Italy: Police Arrested 'Most Wanted' US Fugitive in St Peter's Square

Pope Francis sits on the popemobile surrounded by bodyguards during the weekly general audience on April 17, 2024 at St Peter's square in The Vatican. (Photo by Filippo MONTEFORTE / AFP)
Pope Francis sits on the popemobile surrounded by bodyguards during the weekly general audience on April 17, 2024 at St Peter's square in The Vatican. (Photo by Filippo MONTEFORTE / AFP)
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Italy: Police Arrested 'Most Wanted' US Fugitive in St Peter's Square

Pope Francis sits on the popemobile surrounded by bodyguards during the weekly general audience on April 17, 2024 at St Peter's square in The Vatican. (Photo by Filippo MONTEFORTE / AFP)
Pope Francis sits on the popemobile surrounded by bodyguards during the weekly general audience on April 17, 2024 at St Peter's square in The Vatican. (Photo by Filippo MONTEFORTE / AFP)

Italian police arrested a "most wanted" US fugitive last week who was carrying three concealed knives in a crowded St Peter's Square outside the Vatican, a judicial source said on Thursday.
The fugitive, now in police custody, was named as Moises Tejada, who is classified as violent by the New York state prison service's investigations unit.
He is listed among the department's most wanted individuals, Reuters reported.
The arrest was first reported by Italy's la Repubblica newspaper and confirmed by the source.
Tejada, whose name has the alternative spelling of Teiada, attracted the suspicion of police who detained him and found he was carrying knives that were 20 cm (8 inches) long.
St Peter's Square was busy with pilgrims and tourists as Pope Francis was holding a general audience that day, Wednesday April 10. It was not clear if Tejada, who has convictions for robbery and kidnapping, posed any threat to the pope.
Investigators have found that he had recently arrived in Rome from Moldova, having previously spent time in Ukraine.
He has told investigators he had been in Ukraine since 2022 fighting against the Russian invasion, la Repubblica reported.
The Italian authorities are waiting to hear if their US counterparts want to extradite him.



Stockholm Accuses Iran of Using Criminals in Sweden to Target Israel

A police vehicle on patrol in Sweden. Reuters file photo
A police vehicle on patrol in Sweden. Reuters file photo
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Stockholm Accuses Iran of Using Criminals in Sweden to Target Israel

A police vehicle on patrol in Sweden. Reuters file photo
A police vehicle on patrol in Sweden. Reuters file photo

Sweden's domestic security agency on Thursday accused Iran of using established criminal networks in Sweden as a proxy to target Israeli or Jewish interests in the Scandinavian country.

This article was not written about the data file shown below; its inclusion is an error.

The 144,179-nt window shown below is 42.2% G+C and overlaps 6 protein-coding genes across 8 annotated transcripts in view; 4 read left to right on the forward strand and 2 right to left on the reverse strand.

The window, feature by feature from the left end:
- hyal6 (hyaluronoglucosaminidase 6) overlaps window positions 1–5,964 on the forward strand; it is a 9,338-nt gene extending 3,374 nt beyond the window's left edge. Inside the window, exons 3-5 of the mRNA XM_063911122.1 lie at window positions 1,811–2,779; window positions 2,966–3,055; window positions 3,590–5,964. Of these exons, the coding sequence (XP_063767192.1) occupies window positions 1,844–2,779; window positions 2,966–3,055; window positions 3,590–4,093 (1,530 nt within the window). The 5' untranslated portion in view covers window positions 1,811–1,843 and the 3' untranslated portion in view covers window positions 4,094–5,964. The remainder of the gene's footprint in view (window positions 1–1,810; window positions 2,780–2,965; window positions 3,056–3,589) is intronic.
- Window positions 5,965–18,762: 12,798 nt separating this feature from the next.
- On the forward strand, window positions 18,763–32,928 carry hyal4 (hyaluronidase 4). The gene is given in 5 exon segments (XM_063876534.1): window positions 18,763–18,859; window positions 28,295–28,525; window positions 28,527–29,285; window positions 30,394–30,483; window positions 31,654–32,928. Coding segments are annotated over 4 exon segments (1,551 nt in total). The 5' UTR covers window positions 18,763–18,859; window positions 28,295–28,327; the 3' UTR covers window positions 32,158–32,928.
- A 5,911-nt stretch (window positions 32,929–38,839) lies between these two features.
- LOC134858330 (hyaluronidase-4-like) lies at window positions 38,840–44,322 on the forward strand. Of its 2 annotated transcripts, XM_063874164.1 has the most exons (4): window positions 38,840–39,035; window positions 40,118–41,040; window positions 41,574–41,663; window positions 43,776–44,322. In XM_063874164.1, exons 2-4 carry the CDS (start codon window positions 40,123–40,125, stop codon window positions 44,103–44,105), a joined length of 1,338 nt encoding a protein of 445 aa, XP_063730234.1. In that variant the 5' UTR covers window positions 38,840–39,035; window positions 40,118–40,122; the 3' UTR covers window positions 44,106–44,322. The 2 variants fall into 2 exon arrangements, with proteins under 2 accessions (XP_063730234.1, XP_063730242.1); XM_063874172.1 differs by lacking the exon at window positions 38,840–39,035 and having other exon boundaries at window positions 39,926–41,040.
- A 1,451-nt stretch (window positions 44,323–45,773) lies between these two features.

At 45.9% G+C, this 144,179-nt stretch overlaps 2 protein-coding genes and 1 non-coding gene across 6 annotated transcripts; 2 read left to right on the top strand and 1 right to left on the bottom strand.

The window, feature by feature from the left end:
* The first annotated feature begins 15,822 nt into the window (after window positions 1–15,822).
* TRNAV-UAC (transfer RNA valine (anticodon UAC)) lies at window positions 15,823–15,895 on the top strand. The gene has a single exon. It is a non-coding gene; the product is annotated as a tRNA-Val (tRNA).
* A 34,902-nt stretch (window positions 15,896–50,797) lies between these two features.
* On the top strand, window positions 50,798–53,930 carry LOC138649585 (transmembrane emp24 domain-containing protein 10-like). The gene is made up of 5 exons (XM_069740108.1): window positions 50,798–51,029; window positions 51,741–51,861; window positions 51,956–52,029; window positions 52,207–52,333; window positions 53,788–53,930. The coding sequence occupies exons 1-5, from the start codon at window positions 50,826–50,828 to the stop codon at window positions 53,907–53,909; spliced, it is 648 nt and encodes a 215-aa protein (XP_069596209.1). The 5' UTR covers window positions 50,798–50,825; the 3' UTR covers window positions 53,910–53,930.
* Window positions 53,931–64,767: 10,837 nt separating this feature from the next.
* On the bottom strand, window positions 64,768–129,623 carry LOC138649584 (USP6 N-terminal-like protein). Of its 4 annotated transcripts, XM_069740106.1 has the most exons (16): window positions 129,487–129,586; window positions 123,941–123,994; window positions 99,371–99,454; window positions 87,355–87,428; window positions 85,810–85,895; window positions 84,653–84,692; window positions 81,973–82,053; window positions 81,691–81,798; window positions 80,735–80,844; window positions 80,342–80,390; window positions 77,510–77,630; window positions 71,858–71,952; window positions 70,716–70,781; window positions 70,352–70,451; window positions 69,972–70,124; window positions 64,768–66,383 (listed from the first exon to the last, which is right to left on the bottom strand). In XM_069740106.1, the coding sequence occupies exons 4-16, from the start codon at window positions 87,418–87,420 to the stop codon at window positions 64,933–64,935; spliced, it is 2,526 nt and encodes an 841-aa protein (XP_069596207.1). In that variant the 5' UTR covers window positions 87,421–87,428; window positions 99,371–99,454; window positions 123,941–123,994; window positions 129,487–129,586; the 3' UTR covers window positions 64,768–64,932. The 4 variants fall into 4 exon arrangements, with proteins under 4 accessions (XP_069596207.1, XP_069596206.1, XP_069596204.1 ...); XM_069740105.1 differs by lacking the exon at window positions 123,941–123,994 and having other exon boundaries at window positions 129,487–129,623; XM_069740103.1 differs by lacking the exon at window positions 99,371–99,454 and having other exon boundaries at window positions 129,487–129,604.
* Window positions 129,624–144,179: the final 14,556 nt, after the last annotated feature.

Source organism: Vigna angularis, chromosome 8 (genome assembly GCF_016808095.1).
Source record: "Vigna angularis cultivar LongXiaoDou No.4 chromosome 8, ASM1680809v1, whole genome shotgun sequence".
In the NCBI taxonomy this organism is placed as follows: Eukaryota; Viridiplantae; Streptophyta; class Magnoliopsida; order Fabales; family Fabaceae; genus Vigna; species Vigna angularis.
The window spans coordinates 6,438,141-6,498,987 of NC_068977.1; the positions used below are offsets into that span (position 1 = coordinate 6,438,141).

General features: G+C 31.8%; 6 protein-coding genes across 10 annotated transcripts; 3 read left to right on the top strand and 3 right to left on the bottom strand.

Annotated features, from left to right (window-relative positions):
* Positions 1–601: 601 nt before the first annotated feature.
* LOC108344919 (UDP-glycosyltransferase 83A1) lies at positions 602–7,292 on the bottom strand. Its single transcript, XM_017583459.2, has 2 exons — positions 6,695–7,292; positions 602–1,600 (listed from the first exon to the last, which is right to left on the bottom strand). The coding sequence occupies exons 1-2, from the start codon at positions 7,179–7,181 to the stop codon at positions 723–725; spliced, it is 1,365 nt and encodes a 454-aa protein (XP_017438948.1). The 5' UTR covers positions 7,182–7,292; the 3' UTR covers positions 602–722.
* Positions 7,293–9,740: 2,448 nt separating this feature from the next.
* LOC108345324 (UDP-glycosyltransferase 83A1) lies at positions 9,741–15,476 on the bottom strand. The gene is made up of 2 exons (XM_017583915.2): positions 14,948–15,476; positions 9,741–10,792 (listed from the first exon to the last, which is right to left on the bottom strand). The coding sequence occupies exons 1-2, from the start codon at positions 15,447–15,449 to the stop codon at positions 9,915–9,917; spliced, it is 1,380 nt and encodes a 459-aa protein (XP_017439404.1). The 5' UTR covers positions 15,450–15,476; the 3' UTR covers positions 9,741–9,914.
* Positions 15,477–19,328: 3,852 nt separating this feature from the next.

The accusations were raised at a news conference by Daniel Stenling, the head of the SAPO agency's counterespionage unit, following a series of events earlier this year.
In late January, the Israeli Embassy in Stockholm was sealed off after what was then described as “a dangerous object” was found on the grounds of the diplomatic mission in an eastern Stockholm neighborhood. Swedish media said the object was a hand grenade.
The embassy was not evacuated and the object was eventually destroyed. No arrests were made and authorities did not say what was found. On May 17, gunshots were heard near the Israeli Embassy in Stockholm and the area was cordoned off. No one was arrested.
According to The Associated Press, Stenling said, without offering specifics or evidence to back up his assertion, that the agency "can establish that criminal networks in Sweden are used as a proxy by Iran.”
“It is very much about planning and attempts to carry out attacks against Israeli and Jewish interests, goals and activities in Sweden," he said and added that the agency sees "connections between criminal individuals in the criminal networks and individuals who are connected to the Iranian security services.”
Justice Minister Gunnar Strömmer and Hampus Nygårds, deputy head of the Swedish police's National Operations Department, were also at the online news conference with Stenling.
“We see this connection between the Iranian intelligence services, the security services and precisely criminals in the criminal networks in Sweden," Stenling said. “We see that connection and it also means that we need to work much more internationally to get to the crimes and be able to prevent them.”
Stenling and the others made no mention of the recent incidents connected to the Israel Embassy and stopped short of naming any criminal groups or suspects.
Sweden has grappled with gang violence for years and criminal gangs often recruit teenagers in socially disadvantaged immigrant neighborhoods to carry out hits.
By May 15, police have recorded 85 shootings so far this year, including 12 fatal shootings. Last year, 53 people were killed and 109 were wounded in a total of 363 shootings.